Phosphate resources need to be carefully managed because of the limited supply of high grade phosphate, a risk of political unrest in some of the supplying countries and environmental problems caused by an excess of phosphorus in waterways.

          The supply of phosphate from mined deposits is limited and efficient management of phosphate to minimise losses and develop recycling would enhance the resilience of supply. However, a more efficient use of fertiliser and manures could reduce the amount of phosphate used and also environmental damages. More and more, lower-grade phosphate rocks are being used as better techniques are developped to recover the phosphate from the rocks.

          It is also possible to recover phosphate from water. The concentration found in the oceans is not high enough to make recovery economically viable, but it is possible to do so with waste water. Waste water treatment and re-use as fertiliser is a growing trend.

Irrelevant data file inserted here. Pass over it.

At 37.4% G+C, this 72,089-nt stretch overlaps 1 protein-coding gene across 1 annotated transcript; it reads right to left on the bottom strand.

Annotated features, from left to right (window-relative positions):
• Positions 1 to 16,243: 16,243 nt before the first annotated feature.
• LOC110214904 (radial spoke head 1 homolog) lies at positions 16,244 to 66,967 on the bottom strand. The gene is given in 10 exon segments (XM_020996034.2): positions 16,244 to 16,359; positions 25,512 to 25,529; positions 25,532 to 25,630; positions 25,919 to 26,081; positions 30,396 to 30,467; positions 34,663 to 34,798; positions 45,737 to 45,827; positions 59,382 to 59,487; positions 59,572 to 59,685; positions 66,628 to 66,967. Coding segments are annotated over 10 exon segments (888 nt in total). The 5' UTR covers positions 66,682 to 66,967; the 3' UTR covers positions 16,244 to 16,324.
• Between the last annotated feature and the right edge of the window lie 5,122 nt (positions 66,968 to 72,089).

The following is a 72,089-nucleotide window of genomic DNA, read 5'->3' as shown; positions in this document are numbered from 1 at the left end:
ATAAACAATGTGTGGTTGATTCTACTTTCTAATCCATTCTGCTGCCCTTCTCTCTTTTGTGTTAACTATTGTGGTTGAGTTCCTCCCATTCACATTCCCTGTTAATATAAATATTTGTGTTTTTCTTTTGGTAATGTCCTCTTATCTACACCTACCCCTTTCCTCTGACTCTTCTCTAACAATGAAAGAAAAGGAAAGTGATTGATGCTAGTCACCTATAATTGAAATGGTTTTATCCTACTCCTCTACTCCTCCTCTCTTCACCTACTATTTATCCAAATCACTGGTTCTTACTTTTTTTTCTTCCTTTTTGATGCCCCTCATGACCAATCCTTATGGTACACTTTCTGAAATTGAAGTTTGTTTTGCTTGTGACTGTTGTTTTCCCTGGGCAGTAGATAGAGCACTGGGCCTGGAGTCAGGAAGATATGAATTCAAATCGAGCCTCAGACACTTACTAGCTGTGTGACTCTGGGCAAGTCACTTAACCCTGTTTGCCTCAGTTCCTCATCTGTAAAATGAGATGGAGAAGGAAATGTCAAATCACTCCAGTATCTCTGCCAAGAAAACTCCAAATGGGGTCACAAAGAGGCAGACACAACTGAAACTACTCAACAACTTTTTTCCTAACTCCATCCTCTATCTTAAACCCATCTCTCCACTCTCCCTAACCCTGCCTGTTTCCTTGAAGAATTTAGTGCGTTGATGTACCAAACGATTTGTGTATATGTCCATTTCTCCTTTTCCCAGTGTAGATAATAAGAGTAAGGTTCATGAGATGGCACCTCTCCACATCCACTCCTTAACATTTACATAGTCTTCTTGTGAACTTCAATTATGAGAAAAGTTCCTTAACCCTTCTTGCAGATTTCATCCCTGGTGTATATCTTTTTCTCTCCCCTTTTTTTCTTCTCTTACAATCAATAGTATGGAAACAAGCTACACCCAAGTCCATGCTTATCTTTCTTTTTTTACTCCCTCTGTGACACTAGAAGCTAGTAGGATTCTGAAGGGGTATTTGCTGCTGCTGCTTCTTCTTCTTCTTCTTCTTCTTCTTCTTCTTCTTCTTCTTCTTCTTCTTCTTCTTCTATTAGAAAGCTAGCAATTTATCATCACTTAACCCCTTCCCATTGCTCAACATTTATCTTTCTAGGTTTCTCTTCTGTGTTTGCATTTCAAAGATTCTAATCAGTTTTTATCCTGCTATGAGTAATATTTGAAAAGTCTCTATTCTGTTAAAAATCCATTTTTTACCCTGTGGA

Currently, there is no EU policy to address security of supply, such as by increasing efficiency or recycling. It is in this context that phosphate rock was added onto the EU list of critical materials in May 2014 and that the European Sustainability Phosphorus Platform (ESPP) is raising awareness of the need to tackle phosphate problems. ESPP is working to engage all relevant parties including the mining companies located in Northern Africa.

          The price of phosphate rock also plays a role in its availability and is influenced by a number of factors. For example, in 2008, prices increased by 800%, due to a combinaison of factors :

          • Oil prices, as oil is necessary to move and process the rock.